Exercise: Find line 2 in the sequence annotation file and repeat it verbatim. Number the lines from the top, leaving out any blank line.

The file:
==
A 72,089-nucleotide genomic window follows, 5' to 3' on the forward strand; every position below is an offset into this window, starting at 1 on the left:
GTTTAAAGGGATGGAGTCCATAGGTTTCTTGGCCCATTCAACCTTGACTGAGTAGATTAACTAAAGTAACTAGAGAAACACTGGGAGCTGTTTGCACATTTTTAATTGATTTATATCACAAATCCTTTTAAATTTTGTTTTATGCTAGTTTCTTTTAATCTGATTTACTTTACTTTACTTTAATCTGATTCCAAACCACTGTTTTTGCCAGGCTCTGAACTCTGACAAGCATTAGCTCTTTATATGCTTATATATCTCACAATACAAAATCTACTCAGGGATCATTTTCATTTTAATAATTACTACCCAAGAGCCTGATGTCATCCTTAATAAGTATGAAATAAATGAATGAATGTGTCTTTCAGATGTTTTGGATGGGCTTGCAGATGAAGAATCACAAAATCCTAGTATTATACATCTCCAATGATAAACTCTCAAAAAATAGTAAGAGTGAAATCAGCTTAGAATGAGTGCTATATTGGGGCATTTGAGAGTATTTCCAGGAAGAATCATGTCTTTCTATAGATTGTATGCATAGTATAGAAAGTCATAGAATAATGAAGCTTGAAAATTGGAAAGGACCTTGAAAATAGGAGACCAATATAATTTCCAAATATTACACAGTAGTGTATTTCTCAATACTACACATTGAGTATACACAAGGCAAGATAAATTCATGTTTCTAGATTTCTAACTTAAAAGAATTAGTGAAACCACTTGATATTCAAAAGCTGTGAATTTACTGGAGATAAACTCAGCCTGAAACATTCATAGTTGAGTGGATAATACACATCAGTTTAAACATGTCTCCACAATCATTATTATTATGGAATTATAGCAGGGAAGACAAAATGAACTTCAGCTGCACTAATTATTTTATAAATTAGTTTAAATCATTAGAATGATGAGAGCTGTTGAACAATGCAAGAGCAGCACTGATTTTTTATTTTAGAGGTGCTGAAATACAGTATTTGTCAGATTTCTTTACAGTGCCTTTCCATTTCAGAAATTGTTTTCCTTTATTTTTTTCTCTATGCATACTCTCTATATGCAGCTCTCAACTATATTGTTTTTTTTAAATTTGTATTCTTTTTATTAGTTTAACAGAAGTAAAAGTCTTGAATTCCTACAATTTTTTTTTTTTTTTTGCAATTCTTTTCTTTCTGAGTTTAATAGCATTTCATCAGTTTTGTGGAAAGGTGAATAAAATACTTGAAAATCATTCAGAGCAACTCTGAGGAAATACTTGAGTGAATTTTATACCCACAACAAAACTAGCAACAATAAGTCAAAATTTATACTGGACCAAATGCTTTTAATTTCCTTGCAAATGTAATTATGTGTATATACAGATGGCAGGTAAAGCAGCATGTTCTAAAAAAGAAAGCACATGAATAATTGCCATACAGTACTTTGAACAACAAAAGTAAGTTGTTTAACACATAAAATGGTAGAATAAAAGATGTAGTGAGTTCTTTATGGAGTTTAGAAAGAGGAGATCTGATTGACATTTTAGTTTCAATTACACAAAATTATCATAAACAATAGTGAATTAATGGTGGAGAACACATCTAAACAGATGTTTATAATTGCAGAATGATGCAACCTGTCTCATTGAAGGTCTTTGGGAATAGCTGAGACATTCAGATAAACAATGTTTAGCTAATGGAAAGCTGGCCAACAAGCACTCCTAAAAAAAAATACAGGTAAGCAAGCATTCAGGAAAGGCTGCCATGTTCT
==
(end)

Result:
GTTTAAAGGGATGGAGTCCATAGGTTTCTTGGCCCATTCAACCTTGACTGAGTAGATTAACTAAAGTAACTAGAGAAACACTGGGAGCTGTTTGCACATTTTTAATTGATTTATATCACAAATCCTTTTAAATTTTGTTTTATGCTAGTTTCTTTTAATCTGATTTACTTTACTTTACTTTAATCTGATTCCAAACCACTGTTTTTGCCAGGCTCTGAACTCTGACAAGCATTAGCTCTTTATATGCTTATATATCTCACAATACAAAATCTACTCAGGGATCATTTTCATTTTAATAATTACTACCCAAGAGCCTGATGTCATCCTTAATAAGTATGAAATAAATGAATGAATGTGTCTTTCAGATGTTTTGGATGGGCTTGCAGATGAAGAATCACAAAATCCTAGTATTATACATCTCCAATGATAAACTCTCAAAAAATAGTAAGAGTGAAATCAGCTTAGAATGAGTGCTATATTGGGGCATTTGAGAGTATTTCCAGGAAGAATCATGTCTTTCTATAGATTGTATGCATAGTATAGAAAGTCATAGAATAATGAAGCTTGAAAATTGGAAAGGACCTTGAAAATAGGAGACCAATATAATTTCCAAATATTACACAGTAGTGTATTTCTCAATACTACACATTGAGTATACACAAGGCAAGATAAATTCATGTTTCTAGATTTCTAACTTAAAAGAATTAGTGAAACCACTTGATATTCAAAAGCTGTGAATTTACTGGAGATAAACTCAGCCTGAAACATTCATAGTTGAGTGGATAATACACATCAGTTTAAACATGTCTCCACAATCATTATTATTATGGAATTATAGCAGGGAAGACAAAATGAACTTCAGCTGCACTAATTATTTTATAAATTAGTTTAAATCATTAGAATGATGAGAGCTGTTGAACAATGCAAGAGCAGCACTGATTTTTTATTTTAGAGGTGCTGAAATACAGTATTTGTCAGATTTCTTTACAGTGCCTTTCCATTTCAGAAATTGTTTTCCTTTATTTTTTTCTCTATGCATACTCTCTATATGCAGCTCTCAACTATATTGTTTTTTTTAAATTTGTATTCTTTTTATTAGTTTAACAGAAGTAAAAGTCTTGAATTCCTACAATTTTTTTTTTTTTTTTGCAATTCTTTTCTTTCTGAGTTTAATAGCATTTCATCAGTTTTGTGGAAAGGTGAATAAAATACTTGAAAATCATTCAGAGCAACTCTGAGGAAATACTTGAGTGAATTTTATACCCACAACAAAACTAGCAACAATAAGTCAAAATTTATACTGGACCAAATGCTTTTAATTTCCTTGCAAATGTAATTATGTGTATATACAGATGGCAGGTAAAGCAGCATGTTCTAAAAAAGAAAGCACATGAATAATTGCCATACAGTACTTTGAACAACAAAAGTAAGTTGTTTAACACATAAAATGGTAGAATAAAAGATGTAGTGAGTTCTTTATGGAGTTTAGAAAGAGGAGATCTGATTGACATTTTAGTTTCAATTACACAAAATTATCATAAACAATAGTGAATTAATGGTGGAGAACACATCTAAACAGATGTTTATAATTGCAGAATGATGCAACCTGTCTCATTGAAGGTCTTTGGGAATAGCTGAGACATTCAGATAAACAATGTTTAGCTAATGGAAAGCTGGCCAACAAGCACTCCTAAAAAAAAATACAGGTAAGCAAGCATTCAGGAAAGGCTGCCATGTTCT